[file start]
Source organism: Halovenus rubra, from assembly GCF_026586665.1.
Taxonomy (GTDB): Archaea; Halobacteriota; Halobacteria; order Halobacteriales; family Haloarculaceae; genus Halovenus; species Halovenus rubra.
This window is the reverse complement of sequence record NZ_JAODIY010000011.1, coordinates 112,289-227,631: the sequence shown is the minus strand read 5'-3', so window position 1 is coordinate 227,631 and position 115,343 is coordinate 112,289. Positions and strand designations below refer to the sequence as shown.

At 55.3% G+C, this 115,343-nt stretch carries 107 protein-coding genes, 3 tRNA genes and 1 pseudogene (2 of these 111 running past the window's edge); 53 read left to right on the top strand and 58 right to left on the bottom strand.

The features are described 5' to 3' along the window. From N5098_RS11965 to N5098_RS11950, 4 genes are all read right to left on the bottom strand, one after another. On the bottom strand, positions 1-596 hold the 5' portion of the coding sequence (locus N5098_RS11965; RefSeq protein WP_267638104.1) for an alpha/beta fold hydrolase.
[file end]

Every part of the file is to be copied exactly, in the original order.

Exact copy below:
Source organism: Halovenus rubra, from assembly GCF_026586665.1.
Taxonomy (GTDB): Archaea; Halobacteriota; Halobacteria; order Halobacteriales; family Haloarculaceae; genus Halovenus; species Halovenus rubra.
This window is the reverse complement of sequence record NZ_JAODIY010000011.1, coordinates 112,289-227,631: the sequence shown is the minus strand read 5'-3', so window position 1 is coordinate 227,631 and position 115,343 is coordinate 112,289. Positions and strand designations below refer to the sequence as shown.

At 55.3% G+C, this 115,343-nt stretch carries 107 protein-coding genes, 3 tRNA genes and 1 pseudogene (2 of these 111 running past the window's edge); 53 read left to right on the top strand and 58 right to left on the bottom strand.

The features are described 5' to 3' along the window. From N5098_RS11965 to N5098_RS11950, 4 genes are all read right to left on the bottom strand, one after another. On the bottom strand, positions 1-596 hold the 5' portion of the coding sequence (locus N5098_RS11965; RefSeq protein WP_267638104.1) for an alpha/beta fold hydrolase.